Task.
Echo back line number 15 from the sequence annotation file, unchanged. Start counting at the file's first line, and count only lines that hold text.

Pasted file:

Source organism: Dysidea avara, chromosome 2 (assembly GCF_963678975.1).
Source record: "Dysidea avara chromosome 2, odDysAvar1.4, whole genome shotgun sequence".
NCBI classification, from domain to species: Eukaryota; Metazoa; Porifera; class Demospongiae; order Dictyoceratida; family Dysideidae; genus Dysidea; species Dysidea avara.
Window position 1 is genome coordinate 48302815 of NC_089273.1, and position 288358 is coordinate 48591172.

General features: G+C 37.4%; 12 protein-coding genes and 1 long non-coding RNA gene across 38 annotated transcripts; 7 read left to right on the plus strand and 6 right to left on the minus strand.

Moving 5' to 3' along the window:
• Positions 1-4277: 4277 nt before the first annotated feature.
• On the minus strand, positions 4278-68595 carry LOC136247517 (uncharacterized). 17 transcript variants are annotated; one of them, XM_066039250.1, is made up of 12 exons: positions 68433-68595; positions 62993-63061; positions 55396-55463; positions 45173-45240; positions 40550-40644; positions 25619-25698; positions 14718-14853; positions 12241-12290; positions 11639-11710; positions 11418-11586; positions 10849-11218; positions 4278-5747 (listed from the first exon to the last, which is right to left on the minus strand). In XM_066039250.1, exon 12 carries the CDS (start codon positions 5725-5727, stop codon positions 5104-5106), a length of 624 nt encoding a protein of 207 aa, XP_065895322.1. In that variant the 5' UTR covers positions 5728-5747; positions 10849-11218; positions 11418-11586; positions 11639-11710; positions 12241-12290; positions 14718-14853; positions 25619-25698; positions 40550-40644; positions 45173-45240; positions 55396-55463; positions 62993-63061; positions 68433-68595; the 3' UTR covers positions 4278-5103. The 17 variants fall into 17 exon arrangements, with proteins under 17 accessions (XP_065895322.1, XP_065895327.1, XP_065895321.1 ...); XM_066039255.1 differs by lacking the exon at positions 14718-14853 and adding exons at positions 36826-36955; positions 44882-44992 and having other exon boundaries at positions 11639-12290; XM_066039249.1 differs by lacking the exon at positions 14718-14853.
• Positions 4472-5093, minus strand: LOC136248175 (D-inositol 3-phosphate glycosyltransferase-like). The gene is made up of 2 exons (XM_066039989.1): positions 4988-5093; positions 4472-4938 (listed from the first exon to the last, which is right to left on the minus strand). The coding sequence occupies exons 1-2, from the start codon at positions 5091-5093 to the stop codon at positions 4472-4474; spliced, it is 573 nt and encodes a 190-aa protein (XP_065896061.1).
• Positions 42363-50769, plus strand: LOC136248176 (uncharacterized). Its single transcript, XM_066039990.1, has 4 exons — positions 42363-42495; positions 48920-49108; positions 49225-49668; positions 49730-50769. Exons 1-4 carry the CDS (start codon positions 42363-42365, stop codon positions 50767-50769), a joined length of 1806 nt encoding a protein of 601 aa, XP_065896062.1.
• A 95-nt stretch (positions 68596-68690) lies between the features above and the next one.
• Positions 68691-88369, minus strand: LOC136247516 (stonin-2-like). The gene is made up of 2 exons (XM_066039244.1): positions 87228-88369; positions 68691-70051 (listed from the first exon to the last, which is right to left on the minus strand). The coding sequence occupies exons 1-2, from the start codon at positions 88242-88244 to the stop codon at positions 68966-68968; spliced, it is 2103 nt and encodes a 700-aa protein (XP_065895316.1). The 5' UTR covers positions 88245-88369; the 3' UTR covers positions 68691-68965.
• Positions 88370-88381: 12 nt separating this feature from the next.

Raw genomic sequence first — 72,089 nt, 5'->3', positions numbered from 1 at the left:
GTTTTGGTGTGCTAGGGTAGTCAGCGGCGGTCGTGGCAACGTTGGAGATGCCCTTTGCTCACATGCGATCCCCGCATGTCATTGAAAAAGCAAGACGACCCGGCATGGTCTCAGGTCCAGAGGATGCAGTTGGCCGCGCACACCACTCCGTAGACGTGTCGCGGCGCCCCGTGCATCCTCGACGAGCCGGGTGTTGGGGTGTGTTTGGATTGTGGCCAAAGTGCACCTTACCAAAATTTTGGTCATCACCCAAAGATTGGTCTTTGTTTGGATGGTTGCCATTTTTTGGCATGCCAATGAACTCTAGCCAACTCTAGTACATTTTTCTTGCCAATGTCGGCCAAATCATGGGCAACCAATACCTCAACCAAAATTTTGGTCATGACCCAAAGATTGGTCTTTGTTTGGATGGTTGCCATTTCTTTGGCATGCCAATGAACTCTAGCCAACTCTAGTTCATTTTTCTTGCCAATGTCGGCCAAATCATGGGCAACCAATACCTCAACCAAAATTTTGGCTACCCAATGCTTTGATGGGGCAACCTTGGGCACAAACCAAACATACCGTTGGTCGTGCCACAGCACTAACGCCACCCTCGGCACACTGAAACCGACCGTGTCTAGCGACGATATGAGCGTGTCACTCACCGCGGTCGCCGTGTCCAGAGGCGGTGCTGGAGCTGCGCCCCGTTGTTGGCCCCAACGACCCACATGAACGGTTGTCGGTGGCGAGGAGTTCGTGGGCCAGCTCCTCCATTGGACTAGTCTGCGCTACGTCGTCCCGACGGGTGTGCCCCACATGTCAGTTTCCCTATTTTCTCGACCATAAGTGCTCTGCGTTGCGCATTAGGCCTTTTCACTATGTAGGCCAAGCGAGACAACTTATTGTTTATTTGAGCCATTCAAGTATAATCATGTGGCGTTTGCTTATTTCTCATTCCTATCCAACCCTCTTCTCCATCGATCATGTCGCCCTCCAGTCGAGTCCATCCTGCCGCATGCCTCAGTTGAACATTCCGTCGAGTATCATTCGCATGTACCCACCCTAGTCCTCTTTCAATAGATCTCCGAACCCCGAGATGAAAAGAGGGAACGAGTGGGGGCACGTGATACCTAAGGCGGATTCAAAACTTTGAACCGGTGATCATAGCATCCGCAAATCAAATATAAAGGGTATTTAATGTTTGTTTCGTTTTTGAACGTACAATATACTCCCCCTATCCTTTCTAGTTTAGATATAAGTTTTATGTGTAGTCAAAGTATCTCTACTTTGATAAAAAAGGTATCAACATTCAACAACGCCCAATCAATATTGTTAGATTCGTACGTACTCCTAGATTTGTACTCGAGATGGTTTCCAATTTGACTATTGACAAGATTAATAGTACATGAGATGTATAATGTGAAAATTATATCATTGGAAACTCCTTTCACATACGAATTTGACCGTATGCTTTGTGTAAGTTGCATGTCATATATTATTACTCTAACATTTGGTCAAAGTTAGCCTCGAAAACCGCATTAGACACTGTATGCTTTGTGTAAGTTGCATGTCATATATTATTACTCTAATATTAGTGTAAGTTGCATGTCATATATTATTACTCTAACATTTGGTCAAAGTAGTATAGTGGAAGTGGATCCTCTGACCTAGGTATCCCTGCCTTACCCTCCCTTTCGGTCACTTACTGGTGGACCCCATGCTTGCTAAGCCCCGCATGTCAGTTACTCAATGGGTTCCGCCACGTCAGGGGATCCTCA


GTTTTGGTGTGCTAGGGTAGTCAGCGGCGGTCGTGGCAACGTTGGAGATGCCCTTTGCTCACATGCGATCCCCGCATGTCATTGAAAAAGCAAGACGACCCGGCATGGTCTCAGGTCCAGAGGATGCAGTTGGCCGCGCACACCACTCCGTAGACGTGTCGCGGCGCCCCGTGCATCCTCGACGAGCCGGGTGTTGGGGTGTGTTTGGATTGTGGCCAAAGTGCACCTTACCAAAATTTTGGTCATCACCCAAAGATTGGTCTTTGTTTGGATGGTTGCCATTTTTTGGCATGCCAATGAACTCTAGCCAACTCTAGTACATTTTTCTTGCCAATGTCGGCCAAATCATGGGCAACCAATACCTCAACCAAAATTTTGGTCATGACCCAAAGATTGGTCTTTGTTTGGATGGTTGCCATTTCTTTGGCATGCCAATGAACTCTAGCCAACTCTAGTTCATTTTTCTTGCCAATGTCGGCCAAATCATGGGCAACCAATACCTCAACCAAAATTTTGGCTACCCAATGCTTTGATGGGGCAACCTTGGGCACAAACCAAACATACCGTTGGTCGTGCCACAGCACTAACGCCACCCTCGGCACACTGAAACCGACCGTGTCTAGCGACGATATGAGCGTGTCACTCACCGCGGTCGCCGTGTCCAGAGGCGGTGCTGGAGCTGCGCCCCGTTGTTGGCCCCAACGACCCACATGAACGGTTGTCGGTGGCGAGGAGTTCGTGGGCCAGCTCCTCCATTGGACTAGTCTGCGCTACGTCGTCCCGACGGGTGTGCCCCACATGTCAGTTTCCCTATTTTCTCGACCATAAGTGCTCTGCGTTGCGCATTAGGCCTTTTCACTATGTAGGCCAAGCGAGACAACTTATTGTTTATTTGAGCCATTCAAGTATAATCATGTGGCGTTTGCTTATTTCTCATTCCTATCCAACCCTCTTCTCCATCGATCATGTCGCCCTCCAGTCGAGTCCATCCTGCCGCATGCCTCAGTTGAACATTCCGTCGAGTATCATTCGCATGTACCCACCCTAGTCCTCTTTCAATAGATCTCCGAACCCCGAGATGAAAAGAGGGAACGAGTGGGGGCACGTGATACCTAAGGCGGATTCAAAACTTTGAACCGGTGATCATAGCATCCGCAAATCAAATATAAAGGGTATTTAATGTTTGTTTCGTTTTTGAACGTACAATATACTCCCCCTATCCTTTCTAGTTTAGATATAAGTTTTATGTGTAGTCAAAGTATCTCTACTTTGATAAAAAAGGTATCAACATTCAACAACGCCCAATCAATATTGTTAGATTCGTACGTACTCCTAGATTTGTACTCGAGATGGTTTCCAATTTGACTATTGACAAGATTAATAGTACATGAGATGTATAATGTGAAAATTATATCATTGGAAACTCCTTTCACATACGAATTTGACCGTATGCTTTGTGTAAGTTGCATGTCATATATTATTACTCTAACATTTGGTCAAAGTTAGCCTCGAAAACCGCATTAGACACTGTATGCTTTGTGTAAGTTGCATGTCATATATTATTACTCTAATATTAGTGTAAGTTGCATGTCATATATTATTACTCTAACATTTGGTCAAAGTAGTATAGTGGAAGTGGATCCTCTGACCTAGGTATCCCTGCCTTACCCTCCCTTTCGGTCACTTACTGGTGGACCCCATGCTTGCTAAGCCCCGCATGTCAGTTACTCAATGGGTTCCGCCACGTCAGGGGATCCTCA